Saturday, April 30, 2011
If you appreciate the contents of this site please type your address in there and the latest version will always be cued up for you to read. This will be very encouraging to the staff, which will know that there are actually people potentially reading the next post. The intent of the postings will be to explore, explain and document discoveries that spread the means and methods for composing, performing, and sharing recorded music as ordinary humans playing the interesting cards dealt to those of us doing this in 2011. It fuels our industriousness to know there is a reader. Otherwise, it seems crazier than usual to be spending precious time not listening to "How I Wanted To" by Richard Thompson off his 1983 album "Hand of Kindness" or following the success of the Cleveland Indians as the surprise of major league baseball this summer that I was completely unprepared for. Yrs. Trly.--Mgmt.
Friday, April 29, 2011
I had booked a spot at the Yellow Sofa for tonight (Sat. July, 16tth @ 6:30 p.m.-8:00) but my usual backing band, the Silvertone Horns, could not make it due to mandatory vacation time they had to take to recover from the rigors of our incessant and punishing rehearsal and recording schedule.
So like they say at discount fire sales, "Our setback is a bonus for you, the customer." Instead of putting an ad in the paper in the slim hopes of finding and rehearsing with a new schoolteacher/bass player and attorney/lead guitarist in time, I called in some favors and got the very best unattached rock and roll wrecking crew in the valley, The Foregone Conclusions, with Ray Yelle on Percussion, and the Moushabeck brothers, Ramzi and Simone who take turns playing killer bass, guitar and more as the situation requires. They are hands down the most talented musicians young, old or in-between to be found in the Valley or, more to the point, in my rolodex. In case you suspect this whole referring to myself as Mr. Silverstone thing is a spoof, I first met two of the three members of the crew, like, for real, dude, when I was their 2nd grade teacher, a fact that you will quickly surrealistic when you hear how seriously, precisely and assuredly they rock, like well-brought up, considerate, assassins.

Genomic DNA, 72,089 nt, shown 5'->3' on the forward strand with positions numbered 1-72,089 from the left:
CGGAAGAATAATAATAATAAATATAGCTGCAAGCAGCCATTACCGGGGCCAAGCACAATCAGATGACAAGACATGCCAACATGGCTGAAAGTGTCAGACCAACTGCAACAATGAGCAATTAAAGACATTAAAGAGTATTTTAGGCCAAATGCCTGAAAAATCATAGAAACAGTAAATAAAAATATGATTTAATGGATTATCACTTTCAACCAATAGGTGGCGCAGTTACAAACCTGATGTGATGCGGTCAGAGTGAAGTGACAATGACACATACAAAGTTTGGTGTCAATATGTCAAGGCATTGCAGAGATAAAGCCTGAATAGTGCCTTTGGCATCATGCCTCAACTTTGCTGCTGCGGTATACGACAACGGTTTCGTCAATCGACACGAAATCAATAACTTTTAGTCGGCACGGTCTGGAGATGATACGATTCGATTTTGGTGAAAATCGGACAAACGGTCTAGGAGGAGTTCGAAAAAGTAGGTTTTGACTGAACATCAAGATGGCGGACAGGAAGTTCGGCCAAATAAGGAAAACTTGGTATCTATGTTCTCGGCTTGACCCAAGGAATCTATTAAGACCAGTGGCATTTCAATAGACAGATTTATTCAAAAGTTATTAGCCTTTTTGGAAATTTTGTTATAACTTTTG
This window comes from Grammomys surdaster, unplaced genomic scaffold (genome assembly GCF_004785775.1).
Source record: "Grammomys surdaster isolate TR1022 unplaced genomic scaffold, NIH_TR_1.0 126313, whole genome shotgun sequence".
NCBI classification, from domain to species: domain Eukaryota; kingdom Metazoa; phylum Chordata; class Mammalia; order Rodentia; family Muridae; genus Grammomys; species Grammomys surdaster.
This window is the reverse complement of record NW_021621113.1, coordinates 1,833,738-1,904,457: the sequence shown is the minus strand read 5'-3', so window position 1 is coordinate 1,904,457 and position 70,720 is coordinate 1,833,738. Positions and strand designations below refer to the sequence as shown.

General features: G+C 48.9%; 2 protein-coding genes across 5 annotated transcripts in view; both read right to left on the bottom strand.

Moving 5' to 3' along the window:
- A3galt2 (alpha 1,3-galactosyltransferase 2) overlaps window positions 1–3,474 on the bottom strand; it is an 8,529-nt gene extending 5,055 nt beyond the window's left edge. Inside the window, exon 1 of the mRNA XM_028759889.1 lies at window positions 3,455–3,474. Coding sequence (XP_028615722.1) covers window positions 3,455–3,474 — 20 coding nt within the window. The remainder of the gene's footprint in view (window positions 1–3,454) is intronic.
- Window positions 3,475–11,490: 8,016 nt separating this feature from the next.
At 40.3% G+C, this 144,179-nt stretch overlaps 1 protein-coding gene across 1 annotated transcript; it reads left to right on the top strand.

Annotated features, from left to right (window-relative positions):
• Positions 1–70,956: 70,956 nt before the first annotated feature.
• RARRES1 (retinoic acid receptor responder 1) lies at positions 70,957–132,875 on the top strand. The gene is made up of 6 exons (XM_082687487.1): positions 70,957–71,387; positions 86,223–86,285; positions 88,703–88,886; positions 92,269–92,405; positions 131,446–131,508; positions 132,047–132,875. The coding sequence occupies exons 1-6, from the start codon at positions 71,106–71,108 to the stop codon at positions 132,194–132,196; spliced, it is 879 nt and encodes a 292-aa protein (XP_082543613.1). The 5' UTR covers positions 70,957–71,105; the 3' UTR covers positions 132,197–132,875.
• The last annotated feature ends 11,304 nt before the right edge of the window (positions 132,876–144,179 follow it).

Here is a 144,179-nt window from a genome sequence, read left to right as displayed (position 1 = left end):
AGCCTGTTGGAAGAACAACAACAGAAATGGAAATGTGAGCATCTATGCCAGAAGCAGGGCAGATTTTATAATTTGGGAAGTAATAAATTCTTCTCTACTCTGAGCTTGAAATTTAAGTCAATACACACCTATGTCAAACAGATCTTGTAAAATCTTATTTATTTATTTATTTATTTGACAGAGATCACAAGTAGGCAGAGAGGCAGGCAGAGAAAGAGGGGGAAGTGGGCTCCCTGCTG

Why just yesterday we were in the studio recording tracks for the next Mr. Silverstone album. In the video above, and you can see a glimpse of the monster talent Ramzi commands as he adds lead guitar licks to the outro of our climate change balad "The Ice Age Hotel" while our studio producer Jim Matus oversees the recording at the Old Schoolhouse Recording Studio in Hadley, our home away from home. There will be an advance 3-song EPs will be available at the gig tonight for the lo-lo price of $5.00. You can also listen for free, or download for a fee, at the URLs included below for thee:
Proceeds to go to The Foregone Conclusions who were never in it for the money, but wouldn't mind it if their fans showed the love.
But wait, there's more! This concert will feature massive audience participation as a parade of beloved Yellow Sofa frequent performers will join me for duets on our favorite cover songs, many of which we've actually rehearsed harmony parts for.
Christopher Goudreau -- Eight Days a Week
Christa Joy -- Love Hurts
Dave Franklin--These Days (Jackson Browne wrote it when he was 17)
Jeremy Anderson -- Time (beautiful Tom Waits song, reminding us once again that Tahm waits for no one)
Tom Neal (From West Hartford, CT) and his blue ukelele -- Old Paint (Loudon Wainright III version we used to sing at the dorm in Oberlin)
Frank Cable -- Daniel (Elton John song we both liked in elementary school)
Chris Griffin -- Pony Ride (You haven't heard of it--yet--it's a Mr. Silverstone song)
Plus the Sofa's good friend, the always delightful, Manny Menimore
Just to give you a flavor of the show, we now include and conclude this blogcast with a video recorded back on Thursday. Hope to see you there, or that you can experience the groove virtually or actually. Wishing harmonious vibrations and dissolution of limitations across all superfluous boundaries from all of us (all one of us at the moment) here at Mr. Silverstone's music funhouse.
For more videos of recently written and performed songs, see the MrSilverstoneMusic channel on YouTube:
Tuesday, April 26, 2011
Thursday nights from 7-10 the Yellow Sofa Cafe in Northampton (run by the great people who also run the Northampton landmark Booklink Booksellers) offers a superlative Open Mic where performers play 2 songs and stay to listen with sweet and holy attention and appreciation. It's best to arrive slightly before 6:30 to be assured of a spot, as they almost always get all given out by 7. There is a cover charge of $5.00 which is not nothing, but as close as the realities of running a business could allow.